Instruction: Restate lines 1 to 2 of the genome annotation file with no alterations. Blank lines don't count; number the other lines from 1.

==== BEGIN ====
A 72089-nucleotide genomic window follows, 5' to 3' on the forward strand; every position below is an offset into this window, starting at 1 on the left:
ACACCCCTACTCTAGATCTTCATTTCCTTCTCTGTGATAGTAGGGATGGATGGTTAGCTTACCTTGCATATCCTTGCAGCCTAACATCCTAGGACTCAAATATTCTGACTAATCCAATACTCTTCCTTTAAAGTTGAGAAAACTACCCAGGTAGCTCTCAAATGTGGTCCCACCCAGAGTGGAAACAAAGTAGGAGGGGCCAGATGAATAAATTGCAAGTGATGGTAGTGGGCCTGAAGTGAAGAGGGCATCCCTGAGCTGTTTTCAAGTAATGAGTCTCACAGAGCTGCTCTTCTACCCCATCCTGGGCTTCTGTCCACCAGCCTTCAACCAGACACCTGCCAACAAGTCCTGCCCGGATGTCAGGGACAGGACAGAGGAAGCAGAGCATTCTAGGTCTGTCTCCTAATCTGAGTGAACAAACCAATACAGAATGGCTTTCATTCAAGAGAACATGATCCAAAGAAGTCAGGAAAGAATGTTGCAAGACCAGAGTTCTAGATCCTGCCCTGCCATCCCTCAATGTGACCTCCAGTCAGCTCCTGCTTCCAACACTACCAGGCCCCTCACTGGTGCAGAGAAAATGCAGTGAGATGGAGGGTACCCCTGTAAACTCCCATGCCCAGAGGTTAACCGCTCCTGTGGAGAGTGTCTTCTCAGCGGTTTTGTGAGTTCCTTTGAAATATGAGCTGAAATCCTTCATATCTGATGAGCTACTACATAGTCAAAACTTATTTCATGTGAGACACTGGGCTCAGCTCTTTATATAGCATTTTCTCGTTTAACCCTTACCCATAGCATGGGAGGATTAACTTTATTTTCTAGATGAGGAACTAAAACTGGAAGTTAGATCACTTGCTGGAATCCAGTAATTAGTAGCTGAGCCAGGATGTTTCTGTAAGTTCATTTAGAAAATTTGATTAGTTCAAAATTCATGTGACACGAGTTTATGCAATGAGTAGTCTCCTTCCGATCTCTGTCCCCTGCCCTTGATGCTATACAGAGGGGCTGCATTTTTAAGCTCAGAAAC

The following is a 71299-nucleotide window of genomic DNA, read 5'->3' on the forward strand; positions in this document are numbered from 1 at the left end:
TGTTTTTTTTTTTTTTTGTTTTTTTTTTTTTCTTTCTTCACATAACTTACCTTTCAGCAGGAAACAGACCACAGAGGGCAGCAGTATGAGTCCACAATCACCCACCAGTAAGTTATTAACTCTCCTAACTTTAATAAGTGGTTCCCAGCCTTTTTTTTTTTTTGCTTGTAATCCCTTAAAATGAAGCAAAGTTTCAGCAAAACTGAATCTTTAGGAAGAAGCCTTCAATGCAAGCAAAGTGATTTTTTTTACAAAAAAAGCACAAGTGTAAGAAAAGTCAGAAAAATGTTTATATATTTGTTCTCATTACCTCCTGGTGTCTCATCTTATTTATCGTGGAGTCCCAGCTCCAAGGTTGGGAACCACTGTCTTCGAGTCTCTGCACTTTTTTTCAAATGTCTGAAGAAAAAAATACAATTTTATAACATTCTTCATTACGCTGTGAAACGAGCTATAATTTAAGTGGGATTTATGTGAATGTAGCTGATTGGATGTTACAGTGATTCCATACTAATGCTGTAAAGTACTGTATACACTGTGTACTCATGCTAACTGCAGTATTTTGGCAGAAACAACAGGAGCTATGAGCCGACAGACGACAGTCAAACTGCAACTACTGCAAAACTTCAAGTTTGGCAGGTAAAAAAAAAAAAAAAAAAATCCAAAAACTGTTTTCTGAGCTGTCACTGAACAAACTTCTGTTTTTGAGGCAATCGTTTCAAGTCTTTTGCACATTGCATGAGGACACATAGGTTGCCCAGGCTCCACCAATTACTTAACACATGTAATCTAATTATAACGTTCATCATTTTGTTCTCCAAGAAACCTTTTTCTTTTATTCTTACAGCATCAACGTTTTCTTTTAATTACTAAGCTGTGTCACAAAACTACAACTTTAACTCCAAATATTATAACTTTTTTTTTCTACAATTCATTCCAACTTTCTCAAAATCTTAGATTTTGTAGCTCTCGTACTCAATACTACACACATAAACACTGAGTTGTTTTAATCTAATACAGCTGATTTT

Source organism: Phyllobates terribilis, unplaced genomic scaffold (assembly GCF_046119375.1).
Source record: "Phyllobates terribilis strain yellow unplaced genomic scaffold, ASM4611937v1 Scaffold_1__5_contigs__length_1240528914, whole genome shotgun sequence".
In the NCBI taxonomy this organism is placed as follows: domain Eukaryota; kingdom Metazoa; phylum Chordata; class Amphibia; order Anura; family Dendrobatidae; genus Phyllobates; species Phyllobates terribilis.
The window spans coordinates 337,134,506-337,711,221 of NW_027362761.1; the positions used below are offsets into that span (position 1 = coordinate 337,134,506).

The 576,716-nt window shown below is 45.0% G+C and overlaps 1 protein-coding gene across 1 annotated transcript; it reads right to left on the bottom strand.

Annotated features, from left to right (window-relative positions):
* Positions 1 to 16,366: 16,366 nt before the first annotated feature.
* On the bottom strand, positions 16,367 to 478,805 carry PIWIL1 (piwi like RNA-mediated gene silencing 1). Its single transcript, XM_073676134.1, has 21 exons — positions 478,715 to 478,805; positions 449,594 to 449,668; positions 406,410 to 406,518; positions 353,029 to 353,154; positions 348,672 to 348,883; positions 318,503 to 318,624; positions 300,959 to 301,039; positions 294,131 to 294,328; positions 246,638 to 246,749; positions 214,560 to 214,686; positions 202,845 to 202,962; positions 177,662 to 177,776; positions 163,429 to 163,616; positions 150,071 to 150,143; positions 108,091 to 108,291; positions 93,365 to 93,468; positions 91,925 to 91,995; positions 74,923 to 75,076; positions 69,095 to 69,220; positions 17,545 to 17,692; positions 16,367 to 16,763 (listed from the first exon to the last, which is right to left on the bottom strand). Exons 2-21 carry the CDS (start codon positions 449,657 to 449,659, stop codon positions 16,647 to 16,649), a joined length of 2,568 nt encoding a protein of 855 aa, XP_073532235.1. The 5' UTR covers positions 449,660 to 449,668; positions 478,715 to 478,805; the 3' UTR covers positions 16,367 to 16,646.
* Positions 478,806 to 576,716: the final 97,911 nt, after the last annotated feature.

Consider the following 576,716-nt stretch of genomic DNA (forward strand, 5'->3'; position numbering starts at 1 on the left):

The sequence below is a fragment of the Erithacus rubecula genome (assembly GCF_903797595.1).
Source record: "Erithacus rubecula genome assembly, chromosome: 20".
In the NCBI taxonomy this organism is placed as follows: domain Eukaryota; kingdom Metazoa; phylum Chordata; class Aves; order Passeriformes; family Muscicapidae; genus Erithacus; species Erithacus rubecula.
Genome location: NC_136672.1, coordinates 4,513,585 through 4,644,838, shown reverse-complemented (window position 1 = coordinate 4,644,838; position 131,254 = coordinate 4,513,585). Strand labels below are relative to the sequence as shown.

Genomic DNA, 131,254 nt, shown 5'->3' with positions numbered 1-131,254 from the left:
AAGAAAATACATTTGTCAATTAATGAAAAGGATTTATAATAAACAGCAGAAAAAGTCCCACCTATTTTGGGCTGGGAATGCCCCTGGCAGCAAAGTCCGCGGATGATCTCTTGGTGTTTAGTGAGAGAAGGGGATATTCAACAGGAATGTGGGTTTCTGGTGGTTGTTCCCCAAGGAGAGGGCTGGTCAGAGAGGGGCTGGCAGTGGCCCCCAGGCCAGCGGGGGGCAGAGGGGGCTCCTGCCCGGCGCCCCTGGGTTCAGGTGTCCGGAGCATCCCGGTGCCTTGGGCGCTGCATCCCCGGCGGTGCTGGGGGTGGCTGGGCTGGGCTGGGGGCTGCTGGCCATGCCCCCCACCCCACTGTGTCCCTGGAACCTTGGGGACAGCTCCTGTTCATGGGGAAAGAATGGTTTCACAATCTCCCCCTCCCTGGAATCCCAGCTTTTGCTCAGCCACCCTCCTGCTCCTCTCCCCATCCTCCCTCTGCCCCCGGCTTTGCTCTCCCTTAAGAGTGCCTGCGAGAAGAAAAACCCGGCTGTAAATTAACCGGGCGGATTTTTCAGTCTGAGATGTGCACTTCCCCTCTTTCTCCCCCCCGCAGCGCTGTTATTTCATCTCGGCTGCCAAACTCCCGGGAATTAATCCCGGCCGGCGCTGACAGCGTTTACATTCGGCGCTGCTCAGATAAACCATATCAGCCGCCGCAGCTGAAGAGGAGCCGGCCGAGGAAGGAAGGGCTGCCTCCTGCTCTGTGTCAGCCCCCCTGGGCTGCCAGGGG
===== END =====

A 72089-nucleotide genomic window follows, 5' to 3' on the forward strand; every position below is an offset into this window, starting at 1 on the left:
ACACCCCTACTCTAGATCTTCATTTCCTTCTCTGTGATAGTAGGGATGGATGGTTAGCTTACCTTGCATATCCTTGCAGCCTAACATCCTAGGACTCAAATATTCTGACTAATCCAATACTCTTCCTTTAAAGTTGAGAAAACTACCCAGGTAGCTCTCAAATGTGGTCCCACCCAGAGTGGAAACAAAGTAGGAGGGGCCAGATGAATAAATTGCAAGTGATGGTAGTGGGCCTGAAGTGAAGAGGGCATCCCTGAGCTGTTTTCAAGTAATGAGTCTCACAGAGCTGCTCTTCTACCCCATCCTGGGCTTCTGTCCACCAGCCTTCAACCAGACACCTGCCAACAAGTCCTGCCCGGATGTCAGGGACAGGACAGAGGAAGCAGAGCATTCTAGGTCTGTCTCCTAATCTGAGTGAACAAACCAATACAGAATGGCTTTCATTCAAGAGAACATGATCCAAAGAAGTCAGGAAAGAATGTTGCAAGACCAGAGTTCTAGATCCTGCCCTGCCATCCCTCAATGTGACCTCCAGTCAGCTCCTGCTTCCAACACTACCAGGCCCCTCACTGGTGCAGAGAAAATGCAGTGAGATGGAGGGTACCCCTGTAAACTCCCATGCCCAGAGGTTAACCGCTCCTGTGGAGAGTGTCTTCTCAGCGGTTTTGTGAGTTCCTTTGAAATATGAGCTGAAATCCTTCATATCTGATGAGCTACTACATAGTCAAAACTTATTTCATGTGAGACACTGGGCTCAGCTCTTTATATAGCATTTTCTCGTTTAACCCTTACCCATAGCATGGGAGGATTAACTTTATTTTCTAGATGAGGAACTAAAACTGGAAGTTAGATCACTTGCTGGAATCCAGTAATTAGTAGCTGAGCCAGGATGTTTCTGTAAGTTCATTTAGAAAATTTGATTAGTTCAAAATTCATGTGACACGAGTTTATGCAATGAGTAGTCTCCTTCCGATCTCTGTCCCCTGCCCTTGATGCTATACAGAGGGGCTGCATTTTTAAGCTCAGAAAC